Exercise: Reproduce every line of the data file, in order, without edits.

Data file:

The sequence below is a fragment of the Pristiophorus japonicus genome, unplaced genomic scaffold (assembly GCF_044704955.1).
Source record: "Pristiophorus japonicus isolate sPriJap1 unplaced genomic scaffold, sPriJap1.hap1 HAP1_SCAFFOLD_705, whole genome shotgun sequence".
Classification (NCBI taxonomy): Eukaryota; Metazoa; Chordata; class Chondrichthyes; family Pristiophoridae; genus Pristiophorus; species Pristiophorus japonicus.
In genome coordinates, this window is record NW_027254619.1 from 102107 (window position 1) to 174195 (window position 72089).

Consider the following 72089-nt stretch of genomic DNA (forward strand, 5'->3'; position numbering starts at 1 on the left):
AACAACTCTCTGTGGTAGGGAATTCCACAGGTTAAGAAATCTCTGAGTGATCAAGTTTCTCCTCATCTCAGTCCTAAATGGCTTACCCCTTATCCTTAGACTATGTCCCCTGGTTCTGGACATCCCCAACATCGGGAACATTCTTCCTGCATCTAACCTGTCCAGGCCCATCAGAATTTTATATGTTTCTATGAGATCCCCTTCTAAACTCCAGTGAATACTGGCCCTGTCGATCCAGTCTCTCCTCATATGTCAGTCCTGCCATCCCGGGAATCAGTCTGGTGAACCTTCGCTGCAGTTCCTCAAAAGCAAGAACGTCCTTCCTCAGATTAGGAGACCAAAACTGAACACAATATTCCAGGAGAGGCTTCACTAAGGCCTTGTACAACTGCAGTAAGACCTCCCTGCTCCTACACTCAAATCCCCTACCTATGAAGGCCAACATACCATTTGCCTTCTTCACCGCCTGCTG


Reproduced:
The sequence below is a fragment of the Pristiophorus japonicus genome, unplaced genomic scaffold (assembly GCF_044704955.1).
Source record: "Pristiophorus japonicus isolate sPriJap1 unplaced genomic scaffold, sPriJap1.hap1 HAP1_SCAFFOLD_705, whole genome shotgun sequence".
Classification (NCBI taxonomy): Eukaryota; Metazoa; Chordata; class Chondrichthyes; family Pristiophoridae; genus Pristiophorus; species Pristiophorus japonicus.
In genome coordinates, this window is record NW_027254619.1 from 102107 (window position 1) to 174195 (window position 72089).

Consider the following 72089-nt stretch of genomic DNA (forward strand, 5'->3'; position numbering starts at 1 on the left):
AACAACTCTCTGTGGTAGGGAATTCCACAGGTTAAGAAATCTCTGAGTGATCAAGTTTCTCCTCATCTCAGTCCTAAATGGCTTACCCCTTATCCTTAGACTATGTCCCCTGGTTCTGGACATCCCCAACATCGGGAACATTCTTCCTGCATCTAACCTGTCCAGGCCCATCAGAATTTTATATGTTTCTATGAGATCCCCTTCTAAACTCCAGTGAATACTGGCCCTGTCGATCCAGTCTCTCCTCATATGTCAGTCCTGCCATCCCGGGAATCAGTCTGGTGAACCTTCGCTGCAGTTCCTCAAAAGCAAGAACGTCCTTCCTCAGATTAGGAGACCAAAACTGAACACAATATTCCAGGAGAGGCTTCACTAAGGCCTTGTACAACTGCAGTAAGACCTCCCTGCTCCTACACTCAAATCCCCTACCTATGAAGGCCAACATACCATTTGCCTTCTTCACCGCCTGCTG